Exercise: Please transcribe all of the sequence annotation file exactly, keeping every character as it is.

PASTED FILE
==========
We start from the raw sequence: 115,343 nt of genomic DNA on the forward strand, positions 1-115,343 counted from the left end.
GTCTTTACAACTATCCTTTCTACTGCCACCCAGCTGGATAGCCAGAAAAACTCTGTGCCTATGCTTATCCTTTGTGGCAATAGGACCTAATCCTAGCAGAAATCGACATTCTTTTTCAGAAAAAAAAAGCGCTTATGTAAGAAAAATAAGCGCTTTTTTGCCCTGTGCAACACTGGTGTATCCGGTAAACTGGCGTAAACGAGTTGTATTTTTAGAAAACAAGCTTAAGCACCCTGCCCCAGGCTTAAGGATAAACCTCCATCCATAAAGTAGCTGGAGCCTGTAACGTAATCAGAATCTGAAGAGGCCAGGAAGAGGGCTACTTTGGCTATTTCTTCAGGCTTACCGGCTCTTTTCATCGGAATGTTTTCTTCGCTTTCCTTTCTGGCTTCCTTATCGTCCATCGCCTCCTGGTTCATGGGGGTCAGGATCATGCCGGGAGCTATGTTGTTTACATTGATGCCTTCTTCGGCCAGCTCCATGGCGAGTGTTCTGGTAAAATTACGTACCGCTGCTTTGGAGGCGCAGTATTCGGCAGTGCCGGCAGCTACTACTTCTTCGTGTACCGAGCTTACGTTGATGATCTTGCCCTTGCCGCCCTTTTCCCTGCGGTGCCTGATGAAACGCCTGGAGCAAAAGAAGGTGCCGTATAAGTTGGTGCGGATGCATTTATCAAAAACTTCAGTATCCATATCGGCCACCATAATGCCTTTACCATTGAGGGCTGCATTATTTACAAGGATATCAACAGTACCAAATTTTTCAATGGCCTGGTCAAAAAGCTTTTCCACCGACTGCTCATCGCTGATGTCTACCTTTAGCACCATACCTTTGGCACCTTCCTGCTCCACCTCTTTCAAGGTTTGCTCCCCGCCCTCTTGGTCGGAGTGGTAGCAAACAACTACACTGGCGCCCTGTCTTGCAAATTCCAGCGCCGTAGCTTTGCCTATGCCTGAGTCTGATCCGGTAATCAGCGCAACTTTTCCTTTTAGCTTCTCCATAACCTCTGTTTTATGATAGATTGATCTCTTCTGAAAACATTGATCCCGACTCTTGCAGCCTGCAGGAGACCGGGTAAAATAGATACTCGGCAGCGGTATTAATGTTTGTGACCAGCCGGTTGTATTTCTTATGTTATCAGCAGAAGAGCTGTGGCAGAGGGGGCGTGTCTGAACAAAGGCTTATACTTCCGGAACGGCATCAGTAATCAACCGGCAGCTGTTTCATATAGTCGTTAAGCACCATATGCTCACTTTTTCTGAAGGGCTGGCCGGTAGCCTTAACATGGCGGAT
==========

We start from the raw sequence: 115,343 nt of genomic DNA on the forward strand, positions 1-115,343 counted from the left end.
GTCTTTACAACTATCCTTTCTACTGCCACCCAGCTGGATAGCCAGAAAAACTCTGTGCCTATGCTTATCCTTTGTGGCAATAGGACCTAATCCTAGCAGAAATCGACATTCTTTTTCAGAAAAAAAAAGCGCTTATGTAAGAAAAATAAGCGCTTTTTTGCCCTGTGCAACACTGGTGTATCCGGTAAACTGGCGTAAACGAGTTGTATTTTTAGAAAACAAGCTTAAGCACCCTGCCCCAGGCTTAAGGATAAACCTCCATCCATAAAGTAGCTGGAGCCTGTAACGTAATCAGAATCTGAAGAGGCCAGGAAGAGGGCTACTTTGGCTATTTCTTCAGGCTTACCGGCTCTTTTCATCGGAATGTTTTCTTCGCTTTCCTTTCTGGCTTCCTTATCGTCCATCGCCTCCTGGTTCATGGGGGTCAGGATCATGCCGGGAGCTATGTTGTTTACATTGATGCCTTCTTCGGCCAGCTCCATGGCGAGTGTTCTGGTAAAATTACGTACCGCTGCTTTGGAGGCGCAGTATTCGGCAGTGCCGGCAGCTACTACTTCTTCGTGTACCGAGCTTACGTTGATGATCTTGCCCTTGCCGCCCTTTTCCCTGCGGTGCCTGATGAAACGCCTGGAGCAAAAGAAGGTGCCGTATAAGTTGGTGCGGATGCATTTATCAAAAACTTCAGTATCCATATCGGCCACCATAATGCCTTTACCATTGAGGGCTGCATTATTTACAAGGATATCAACAGTACCAAATTTTTCAATGGCCTGGTCAAAAAGCTTTTCCACCGACTGCTCATCGCTGATGTCTACCTTTAGCACCATACCTTTGGCACCTTCCTGCTCCACCTCTTTCAAGGTTTGCTCCCCGCCCTCTTGGTCGGAGTGGTAGCAAACAACTACACTGGCGCCCTGTCTTGCAAATTCCAGCGCCGTAGCTTTGCCTATGCCTGAGTCTGATCCGGTAATCAGCGCAACTTTTCCTTTTAGCTTCTCCATAACCTCTGTTTTATGATAGATTGATCTCTTCTGAAAACATTGATCCCGACTCTTGCAGCCTGCAGGAGACCGGGTAAAATAGATACTCGGCAGCGGTATTAATGTTTGTGACCAGCCGGTTGTATTTCTTATGTTATCAGCAGAAGAGCTGTGGCAGAGGGGGCGTGTCTGAACAAAGGCTTATACTTCCGGAACGGCATCAGTAATCAACCGGCAGCTGTTTCATATAGTCGTTAAGCACCATATGCTCACTTTTTCTGAAGGGCTGGCCGGTAGCCTTAACATGGCGGAT